European Honeymoon Packing List

A couple during their European honeymoon on a balcony overlooking old buildings.

European honeymoons have become more and more popular over recent years, with travel being easier than ever across the pond. With that being said, a honeymoon to Europe certainly demands a different packing list than a trip to the Caribbean or a different beach location. It’s important to take care in packing your suitcase to ensure you have all the right gear to really make the most of your trip.


Head to a bank or money exchange center before your trip to trade U.S. dollars for the currency used in the country you’re visiting. While you can certainly use credit cards at most places too, it’s good to have some cash on hand for tipping, smaller purchases, and emergencies.

Travel Gear

Going to Europe from most places in America means quite a long journey. Make sure you’re prepared to fly comfortably with all the right travel gear. This includes a travel pillow, a packable blanket, and even compression socks if you have bad circulation.

Wireless Hotspot

A young couple on their European honeymoon looking at their phones.

You may want to pack a wireless hotspot for your travels if you don’t plan on enlisting in an international cell phone plan while you’re away. Even if you want to be “off the grid,” a hotspot will allow you to use your cell phone to access maps and search for food and entertainment. This can be incredibly useful, especially if you’re somewhere where you’re not fluent in the native language.

Battery Extender

Don’t get caught in the streets of Europe with a dead phone battery! As discussed above, your phone can be useful in giving you directions and exploration ideas. Bring a battery extender to ensure you are never left in a lurch during a long day away from the hotel.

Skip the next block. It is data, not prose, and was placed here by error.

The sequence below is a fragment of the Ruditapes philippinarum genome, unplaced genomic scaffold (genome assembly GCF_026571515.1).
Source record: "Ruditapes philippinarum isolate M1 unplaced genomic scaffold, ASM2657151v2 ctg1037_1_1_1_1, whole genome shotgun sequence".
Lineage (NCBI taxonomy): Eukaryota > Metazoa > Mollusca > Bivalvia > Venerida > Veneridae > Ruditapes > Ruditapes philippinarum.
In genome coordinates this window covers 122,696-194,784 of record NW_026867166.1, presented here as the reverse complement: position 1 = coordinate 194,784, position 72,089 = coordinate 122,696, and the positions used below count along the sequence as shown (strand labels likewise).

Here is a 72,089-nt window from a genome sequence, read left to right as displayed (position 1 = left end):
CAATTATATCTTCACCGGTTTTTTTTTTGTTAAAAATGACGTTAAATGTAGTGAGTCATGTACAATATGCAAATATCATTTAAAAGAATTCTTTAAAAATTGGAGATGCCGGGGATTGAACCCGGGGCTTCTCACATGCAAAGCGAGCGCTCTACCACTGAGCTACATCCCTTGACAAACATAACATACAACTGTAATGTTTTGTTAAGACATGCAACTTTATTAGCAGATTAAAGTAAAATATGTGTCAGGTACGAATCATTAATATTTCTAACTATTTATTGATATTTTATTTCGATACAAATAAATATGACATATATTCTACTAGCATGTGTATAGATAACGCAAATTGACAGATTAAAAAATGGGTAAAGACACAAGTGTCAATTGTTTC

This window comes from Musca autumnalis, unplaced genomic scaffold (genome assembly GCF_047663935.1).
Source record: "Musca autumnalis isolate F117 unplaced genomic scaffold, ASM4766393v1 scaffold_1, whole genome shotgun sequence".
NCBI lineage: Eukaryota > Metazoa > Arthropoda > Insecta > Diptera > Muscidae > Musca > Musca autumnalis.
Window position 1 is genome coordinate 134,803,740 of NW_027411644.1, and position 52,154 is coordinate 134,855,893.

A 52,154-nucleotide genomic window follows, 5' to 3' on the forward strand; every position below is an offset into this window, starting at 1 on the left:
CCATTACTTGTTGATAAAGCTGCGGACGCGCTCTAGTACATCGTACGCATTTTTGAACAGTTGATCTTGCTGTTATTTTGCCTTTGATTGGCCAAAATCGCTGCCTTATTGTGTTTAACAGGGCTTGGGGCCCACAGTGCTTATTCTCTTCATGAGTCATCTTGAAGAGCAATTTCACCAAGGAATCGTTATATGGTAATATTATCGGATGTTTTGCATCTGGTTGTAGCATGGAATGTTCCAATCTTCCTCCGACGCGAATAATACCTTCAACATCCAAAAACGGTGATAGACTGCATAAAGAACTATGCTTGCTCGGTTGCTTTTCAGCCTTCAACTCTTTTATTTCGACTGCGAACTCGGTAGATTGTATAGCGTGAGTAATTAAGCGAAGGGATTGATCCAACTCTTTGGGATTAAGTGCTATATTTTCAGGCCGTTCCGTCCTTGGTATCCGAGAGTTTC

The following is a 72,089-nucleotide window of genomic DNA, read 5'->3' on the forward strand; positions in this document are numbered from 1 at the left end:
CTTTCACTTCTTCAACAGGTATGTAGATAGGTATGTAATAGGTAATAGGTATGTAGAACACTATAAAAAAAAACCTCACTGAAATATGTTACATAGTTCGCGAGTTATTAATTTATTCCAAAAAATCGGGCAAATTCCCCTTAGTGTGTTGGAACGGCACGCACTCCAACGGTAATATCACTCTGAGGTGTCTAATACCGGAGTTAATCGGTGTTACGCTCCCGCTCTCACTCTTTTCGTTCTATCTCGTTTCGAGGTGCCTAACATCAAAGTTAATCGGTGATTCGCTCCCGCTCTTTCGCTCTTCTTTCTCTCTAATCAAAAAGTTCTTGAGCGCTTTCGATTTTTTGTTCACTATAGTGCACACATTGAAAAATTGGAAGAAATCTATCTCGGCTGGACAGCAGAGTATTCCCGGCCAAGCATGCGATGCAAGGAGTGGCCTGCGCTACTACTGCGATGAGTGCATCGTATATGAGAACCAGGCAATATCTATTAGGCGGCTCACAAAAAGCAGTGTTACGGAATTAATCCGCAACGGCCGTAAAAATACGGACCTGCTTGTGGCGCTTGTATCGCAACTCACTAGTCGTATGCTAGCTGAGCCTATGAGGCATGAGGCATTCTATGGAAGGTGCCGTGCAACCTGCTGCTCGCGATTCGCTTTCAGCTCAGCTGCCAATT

Copies of Documents

A young Asian couple with suitcases looking at their travel documents in an airport.

It’s important to have copies of all of your travel documents on a big trip. This includes hotel booking confirmations and air travel receipts. These will likely not be needed, but they’re good to have just in case. Also bring copies of all identification documents including passports, licenses, and any other form of ID. A copy of your medical insurance card may also prove to be useful as well as a photo of the back of credit cards so that you know what number to call in case you misplace yours.

Travel Adapter

Many European countries require adapters to plug anything into the wall, as the plug shapes are different than in the States. These are easily found in stores and online, and most models work seamlessly. Don’t get caught without one, as you won’t be able to charge your devices or use any of the electronics you bring with you.

Comfortable Shoes

A young man and woman walking on a bridge over a river in a European city.

If you’re vacationing in Europe, chances are that you’re going to be doing a lot of walking. Make sure you have practical and comfortable shoes so that you’re not slowed down by foot discomfort or fatigue. Try out shoes ahead of time to make sure that those you want to pack are actually comfortable and will be able to be worn for long distances. Also check your laces, as you don’t want to wear a pair of sneakers that are going to come untied time and time again as you’re walking around.

Travel Sized Toiletries

This is something you likely grab for any trip, but it’s especially helpful in Europe when you’re constantly on the go. Make sure that you have travel sized deodorant, tissue packs, hairspray, toothpaste, mouthwash, and so on to use while you’re abroad. Deodorant, small cans of sunscreen, and tissue packs are especially useful to throw in your bag each day if you’re going to be active all day long.

Rain Gear

A man and woman under a red umbrella in front of the eiffel tower.

Since most European trips involve quite a bit of time spent outdoors, you’ll want to pack raincoats, an umbrella, and waterproof shoes. This will keep you comfortable and dry even if the weather takes a turn for the worst.

Laundry Bag

A long honeymoon in Europe means you’ll end up with quite a bit of laundry. Bring a bag—even a plastic bag will do—to put dirty clothes in during your trip. This is especially helpful if you’re moving from one hotel to the next throughout the trip. This way, you won’t have dirty garments touching clean clothes in your suitcase as you move between locations.


You’ll be taking in some incredible sights on a European honeymoon, so you should certainly bring with you a camera to capture all of these amazing moments.

European honeymoons are a fantastic adventure that allows you to experience a different way of life as a couple, even if it’s only for a week or so. Make sure you have all the essentials so that you can get the most out of your trip.

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